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Natural Gas Is (Mostly) Good for Global Warming

It creates less carbon emissions than the coal it replaces, but we have to find ways to minimize the leakage of methane

3 min read
A flare burns excess natural gas out of a gas line.

Sometimes excess natural gas can be flared at the source, as in this view from Loving County, Texas. Uncontrolled leaks release ethane, a potent greenhouse gas.

Angus Mordant

As it comes up inside a production steel pipe, natural gas is usually a mixture of the lightest alkanes, which are hydrocarbons of the CnH2n+2 series. Methane (CH4) dominates (between 85 and 95 percent), followed by ethane (C2H6, typically 2 to 7 percent by volume), small amounts of propane (C3H8), butane (C4H10), and pentane (C5H12), and traces of carbon dioxide, hydrogen sulfide, and other gases. Gas processing removes most of these things before the final product, about 95 percent methane, reaches consumers.


Natural gas is abundant, low-cost, convenient, and reliably transported, with low emissions and high combustion efficiency. Natural-gas-fired heating furnaces have maximum efficiencies of 95 to 97 percent, and combined-cycle gas turbines now achieve overall efficiency slightly in excess of 60 percent. Of course, burning gas generates carbon dioxide, but the ratio of energy to carbon is excellent: Burning a gigajoule of natural gas produces 56 kilograms of carbon dioxide, about 40 percent less than the 95 kg emitted by bituminous coal.

Image of a pie chart.

This makes gas the obvious replacement for coal. In the United States, this transition has been unfolding for two decades. Gas-fueled capacity increased by 192 gigawatts from 2000 to 2005 and by an additional 69 GW from 2006 through the end of 2020. Meanwhile, the 82 GW of coal-fired capacity that U.S. utilities removed from 2012 to 2020 is projected to be augmented by another 34 GW by 2030, totaling 116 GW—more than a third of the former peak rating.

So far, so green. But methane is itself a very potent greenhouse gas, packing from 84 to 87 times as much global warming potential as an equal quantity of carbon dioxide when measured over 20 years (and 28 to 36 times as much over 100 years). And some of it leaks out. In 2018, a study of the U.S. oil and natural-gas supply chain found that those emissions were about 60 percent higher than the Environmental Protection Agency had estimated. Such fugitive emissions, as they are called, are thought to be equivalent to 2.3 percent of gross U.S. gas production.

Fugitive emissions, as they are called, are thought to be equivalent to 2.3 percent of gross U.S. natural-gas production.

Headlines decried natural gas as unnatural, painting it blacker than coal. Bill McKibben concluded, with the rhetorical restraint befitting the country's leading climate catastrophist, that turning from coal to natural gas is “as if we proudly announced that we kicked our Oxycontin habit by taking up heroin instead."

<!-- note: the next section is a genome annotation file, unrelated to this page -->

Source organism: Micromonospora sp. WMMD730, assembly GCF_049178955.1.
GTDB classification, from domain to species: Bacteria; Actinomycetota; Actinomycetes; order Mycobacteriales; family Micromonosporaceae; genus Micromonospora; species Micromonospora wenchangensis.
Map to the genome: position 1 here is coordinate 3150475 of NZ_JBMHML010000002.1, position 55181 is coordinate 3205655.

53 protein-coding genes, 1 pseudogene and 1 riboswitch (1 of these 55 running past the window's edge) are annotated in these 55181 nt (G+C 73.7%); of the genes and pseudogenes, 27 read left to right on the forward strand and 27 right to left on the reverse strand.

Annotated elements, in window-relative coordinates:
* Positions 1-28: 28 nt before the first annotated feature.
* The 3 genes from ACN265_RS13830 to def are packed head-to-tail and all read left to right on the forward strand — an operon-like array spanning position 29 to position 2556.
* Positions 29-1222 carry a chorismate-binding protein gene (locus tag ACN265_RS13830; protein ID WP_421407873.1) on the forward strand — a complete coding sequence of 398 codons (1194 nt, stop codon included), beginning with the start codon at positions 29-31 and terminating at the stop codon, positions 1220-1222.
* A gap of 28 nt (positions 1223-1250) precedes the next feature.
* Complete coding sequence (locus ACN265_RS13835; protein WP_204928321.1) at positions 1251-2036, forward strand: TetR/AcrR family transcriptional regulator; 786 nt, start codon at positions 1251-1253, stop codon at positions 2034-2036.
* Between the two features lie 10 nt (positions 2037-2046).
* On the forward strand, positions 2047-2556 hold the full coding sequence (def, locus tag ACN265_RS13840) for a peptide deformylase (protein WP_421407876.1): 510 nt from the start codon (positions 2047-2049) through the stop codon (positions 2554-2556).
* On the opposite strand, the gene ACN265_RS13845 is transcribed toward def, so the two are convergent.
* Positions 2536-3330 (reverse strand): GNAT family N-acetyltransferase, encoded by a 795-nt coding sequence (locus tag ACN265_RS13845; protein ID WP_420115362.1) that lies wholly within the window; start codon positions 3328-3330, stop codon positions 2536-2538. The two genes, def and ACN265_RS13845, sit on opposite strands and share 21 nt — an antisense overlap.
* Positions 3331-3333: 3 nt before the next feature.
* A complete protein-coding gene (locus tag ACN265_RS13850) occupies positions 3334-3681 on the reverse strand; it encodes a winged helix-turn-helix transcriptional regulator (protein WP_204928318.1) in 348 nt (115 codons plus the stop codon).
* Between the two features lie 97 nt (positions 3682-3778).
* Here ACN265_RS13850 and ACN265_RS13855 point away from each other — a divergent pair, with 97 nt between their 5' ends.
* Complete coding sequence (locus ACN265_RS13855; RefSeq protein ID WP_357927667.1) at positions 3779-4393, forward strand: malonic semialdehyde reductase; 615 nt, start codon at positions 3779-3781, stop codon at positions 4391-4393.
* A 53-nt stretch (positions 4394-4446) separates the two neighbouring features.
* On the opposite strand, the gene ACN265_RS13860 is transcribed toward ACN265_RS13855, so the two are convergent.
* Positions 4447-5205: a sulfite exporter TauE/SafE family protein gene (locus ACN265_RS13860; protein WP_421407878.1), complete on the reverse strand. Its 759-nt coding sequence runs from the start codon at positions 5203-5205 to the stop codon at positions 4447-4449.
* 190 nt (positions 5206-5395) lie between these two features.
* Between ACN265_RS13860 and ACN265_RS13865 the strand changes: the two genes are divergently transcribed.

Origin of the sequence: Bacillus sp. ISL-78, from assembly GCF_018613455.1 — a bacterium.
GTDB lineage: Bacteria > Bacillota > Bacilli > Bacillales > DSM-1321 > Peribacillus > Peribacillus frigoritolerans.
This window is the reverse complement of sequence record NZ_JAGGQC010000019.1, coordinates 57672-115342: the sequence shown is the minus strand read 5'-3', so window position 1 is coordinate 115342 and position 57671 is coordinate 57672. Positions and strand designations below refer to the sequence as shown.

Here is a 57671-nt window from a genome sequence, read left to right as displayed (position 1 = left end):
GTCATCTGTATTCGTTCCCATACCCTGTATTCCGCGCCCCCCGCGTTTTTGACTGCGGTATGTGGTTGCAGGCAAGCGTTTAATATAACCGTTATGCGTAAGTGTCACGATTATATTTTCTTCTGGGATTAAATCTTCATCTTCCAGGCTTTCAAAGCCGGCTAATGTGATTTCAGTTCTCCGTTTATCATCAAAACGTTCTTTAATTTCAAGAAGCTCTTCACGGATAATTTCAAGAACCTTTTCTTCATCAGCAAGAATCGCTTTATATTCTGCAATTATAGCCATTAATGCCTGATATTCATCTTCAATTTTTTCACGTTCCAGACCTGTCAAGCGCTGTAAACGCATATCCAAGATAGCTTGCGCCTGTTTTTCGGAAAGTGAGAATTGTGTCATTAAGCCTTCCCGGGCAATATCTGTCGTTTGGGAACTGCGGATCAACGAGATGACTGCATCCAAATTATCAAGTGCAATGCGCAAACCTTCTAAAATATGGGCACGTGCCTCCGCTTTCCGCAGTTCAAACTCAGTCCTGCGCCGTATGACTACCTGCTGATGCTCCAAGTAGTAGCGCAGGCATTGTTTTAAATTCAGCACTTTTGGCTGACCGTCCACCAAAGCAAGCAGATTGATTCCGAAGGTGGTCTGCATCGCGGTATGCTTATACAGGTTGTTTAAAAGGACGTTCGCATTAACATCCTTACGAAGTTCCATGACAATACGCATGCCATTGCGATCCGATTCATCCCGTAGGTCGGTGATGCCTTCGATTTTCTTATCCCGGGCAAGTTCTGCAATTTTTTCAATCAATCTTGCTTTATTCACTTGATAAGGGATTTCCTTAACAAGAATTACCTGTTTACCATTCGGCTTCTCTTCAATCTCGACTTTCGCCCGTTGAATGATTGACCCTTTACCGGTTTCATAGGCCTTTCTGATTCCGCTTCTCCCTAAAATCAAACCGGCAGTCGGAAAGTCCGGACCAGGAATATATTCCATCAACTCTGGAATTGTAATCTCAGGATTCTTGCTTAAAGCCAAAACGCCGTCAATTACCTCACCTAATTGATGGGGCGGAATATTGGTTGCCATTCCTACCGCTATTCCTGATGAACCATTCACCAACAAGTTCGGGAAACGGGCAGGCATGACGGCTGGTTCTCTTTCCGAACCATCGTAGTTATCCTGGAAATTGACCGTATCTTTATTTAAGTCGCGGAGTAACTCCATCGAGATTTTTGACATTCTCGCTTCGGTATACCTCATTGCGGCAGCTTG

Without doubt, methane leakages during extraction, processing, and transportation do diminish the overall beneficial impact of using more natural gas, but they do not erase it, and they can be substantially reduced. In its detailed 2020 assessment of life-cycle emissions resulting from natural-gas and coal supply, the International Energy Agency concluded that “an estimated 98 percent of gas consumed today has a lower life-cycle emissions intensity than coal when used for power or heat." Moreover, a 2019 assessment found that about three-quarters of today's methane emissions from the oil and gas industry can be controlled by deploying known technical fixes—and, most significantly, that about 40 percent of those emissions could be avoided at no net cost.

Even the most efficacious drugs have undesirable side effects; even the best technical fixes have downsides. To think that the supposedly greenest alternatives, photovoltaics and wind turbines, make no fossil-fuel footprint and bring only benefits is to ignore reality. So too does the uninformed judgment about the evils of natural gas: It is not a perfect choice—nothing is—but its benefits surpass its drawbacks, and they could be raised even further.

The Torch Passes

We get ever more generation capacity from natural gas and ever less from coal.

This article appears in the June 2021 print issue as “Fugitive Emissions."

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This Dutch City Is Road-Testing Vehicle-to-Grid Tech

Utrecht leads the world in using EVs for grid storage

10 min read
This photograph shows a car with the words “We Drive Solar” on the door, connected to a charging station. A windmill can be seen in the background.

The Dutch city of Utrecht is embracing vehicle-to-grid technology, an example of which is shown here—an EV connected to a bidirectional charger. The historic Rijn en Zon windmill provides a fitting background for this scene.

We Drive Solar

Hundreds of charging stations for electric vehicles dot Utrecht’s urban landscape in the Netherlands like little electric mushrooms. Unlike those you may have grown accustomed to seeing, many of these stations don’t just charge electric cars—they can also send power from vehicle batteries to the local utility grid for use by homes and businesses.

Debates over the feasibility and value of such vehicle-to-grid technology go back decades. Those arguments are not yet settled. But big automakers like Volkswagen, Nissan, and Hyundai have moved to produce the kinds of cars that can use such bidirectional chargers—alongside similar vehicle-to-home technology, whereby your car can power your house, say, during a blackout, as promoted by Ford with its new F-150 Lightning. Given the rapid uptake of electric vehicles, many people are thinking hard about how to make the best use of all that rolling battery power.

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